MADRID, 10 Jan. –
Sinn Féin announced Friday that he will be part of the Northern Ireland government after accepting the terms of an agreement already backed by the Democratic Unionist Party (DUP), ending a crisis that has extended three years.
The president of the party, Mary Lou McDonald, stressed that the formation has accepted the agreement published during the day on Thursday by the governments of the United Kingdom and Ireland, after nine months of talks, according to the Irish newspaper 'The Independent'.
“I think that sharing power can work, but that requires everyone to step forward,” he said, before advocating for “an inclusive executive,” as the British television network BBC has picked up.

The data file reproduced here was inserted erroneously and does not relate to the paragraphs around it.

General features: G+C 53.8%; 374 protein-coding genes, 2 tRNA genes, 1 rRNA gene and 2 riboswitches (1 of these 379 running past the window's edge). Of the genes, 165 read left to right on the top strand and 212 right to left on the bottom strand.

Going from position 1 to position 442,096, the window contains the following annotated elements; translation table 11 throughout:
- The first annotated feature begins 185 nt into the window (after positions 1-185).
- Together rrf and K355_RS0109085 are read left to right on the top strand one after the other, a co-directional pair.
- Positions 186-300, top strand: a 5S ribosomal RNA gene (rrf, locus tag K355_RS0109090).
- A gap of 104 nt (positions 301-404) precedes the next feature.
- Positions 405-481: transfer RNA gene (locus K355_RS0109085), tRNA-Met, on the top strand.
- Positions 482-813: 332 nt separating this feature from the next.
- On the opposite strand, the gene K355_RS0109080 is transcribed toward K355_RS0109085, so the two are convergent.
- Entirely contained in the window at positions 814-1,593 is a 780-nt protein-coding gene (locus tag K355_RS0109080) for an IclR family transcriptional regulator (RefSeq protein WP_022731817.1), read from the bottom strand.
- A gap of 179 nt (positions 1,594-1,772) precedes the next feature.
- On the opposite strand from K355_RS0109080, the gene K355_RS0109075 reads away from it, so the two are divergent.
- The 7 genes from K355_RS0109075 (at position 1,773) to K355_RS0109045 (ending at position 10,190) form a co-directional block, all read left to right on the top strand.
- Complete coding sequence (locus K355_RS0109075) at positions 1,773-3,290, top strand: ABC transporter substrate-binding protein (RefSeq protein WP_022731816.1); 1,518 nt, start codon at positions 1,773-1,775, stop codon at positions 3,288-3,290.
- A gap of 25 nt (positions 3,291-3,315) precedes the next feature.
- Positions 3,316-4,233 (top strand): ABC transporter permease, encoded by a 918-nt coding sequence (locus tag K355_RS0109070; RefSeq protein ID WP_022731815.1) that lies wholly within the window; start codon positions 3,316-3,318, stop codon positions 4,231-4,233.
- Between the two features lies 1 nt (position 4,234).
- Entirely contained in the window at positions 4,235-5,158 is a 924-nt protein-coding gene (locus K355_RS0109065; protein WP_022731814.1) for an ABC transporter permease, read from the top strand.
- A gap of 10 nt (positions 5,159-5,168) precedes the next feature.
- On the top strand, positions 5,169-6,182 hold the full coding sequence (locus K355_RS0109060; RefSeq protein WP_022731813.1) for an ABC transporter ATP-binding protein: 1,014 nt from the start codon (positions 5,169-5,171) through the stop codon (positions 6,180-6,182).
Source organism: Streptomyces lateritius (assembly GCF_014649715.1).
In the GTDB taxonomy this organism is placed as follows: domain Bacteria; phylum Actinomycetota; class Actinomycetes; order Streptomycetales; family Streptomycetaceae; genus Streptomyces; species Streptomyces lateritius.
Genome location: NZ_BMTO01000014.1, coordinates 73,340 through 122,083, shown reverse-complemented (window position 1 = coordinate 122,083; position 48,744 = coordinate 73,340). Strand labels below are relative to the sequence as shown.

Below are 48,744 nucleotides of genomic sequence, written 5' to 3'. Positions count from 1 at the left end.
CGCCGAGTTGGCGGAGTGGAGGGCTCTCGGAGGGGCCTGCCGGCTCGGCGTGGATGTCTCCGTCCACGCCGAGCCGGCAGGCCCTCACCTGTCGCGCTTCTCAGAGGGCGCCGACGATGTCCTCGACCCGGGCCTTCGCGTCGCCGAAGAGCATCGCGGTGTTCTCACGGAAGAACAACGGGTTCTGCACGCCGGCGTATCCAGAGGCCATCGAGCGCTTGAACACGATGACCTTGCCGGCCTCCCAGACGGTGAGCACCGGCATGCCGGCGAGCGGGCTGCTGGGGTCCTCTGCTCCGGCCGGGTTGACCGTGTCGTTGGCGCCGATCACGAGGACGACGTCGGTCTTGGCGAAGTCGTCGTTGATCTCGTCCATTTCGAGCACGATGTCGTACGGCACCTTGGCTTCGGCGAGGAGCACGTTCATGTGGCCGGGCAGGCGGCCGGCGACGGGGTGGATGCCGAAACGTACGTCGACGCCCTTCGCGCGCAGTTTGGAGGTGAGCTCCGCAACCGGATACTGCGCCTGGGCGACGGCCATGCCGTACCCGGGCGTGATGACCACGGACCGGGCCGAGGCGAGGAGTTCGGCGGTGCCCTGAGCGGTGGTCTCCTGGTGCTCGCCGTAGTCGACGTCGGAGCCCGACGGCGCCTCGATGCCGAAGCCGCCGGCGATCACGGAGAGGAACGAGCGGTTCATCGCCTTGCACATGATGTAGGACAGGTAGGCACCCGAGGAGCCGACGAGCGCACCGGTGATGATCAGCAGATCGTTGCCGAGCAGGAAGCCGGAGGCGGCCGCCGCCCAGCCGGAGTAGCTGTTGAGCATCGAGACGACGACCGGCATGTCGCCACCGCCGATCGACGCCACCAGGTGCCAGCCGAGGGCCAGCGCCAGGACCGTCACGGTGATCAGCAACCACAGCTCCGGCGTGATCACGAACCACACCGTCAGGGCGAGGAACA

During the day on Thursday, the leader of the DUP, Arlene Foster, stressed that the agreement contains “elements” that are “the product of long negotiations and that represent the result of commitments.”
The Norwegian Executive, one of the pillars of the 1998 Peace Accords, was broken in January 2017 with Sinn Féin's departure after arguing that his DUP partners were not treating them as equals.
The situation broke out when Irish nationalist Martin McGuiness resigned as senior vice minister following his disagreement with Foster regarding a controversial energy program.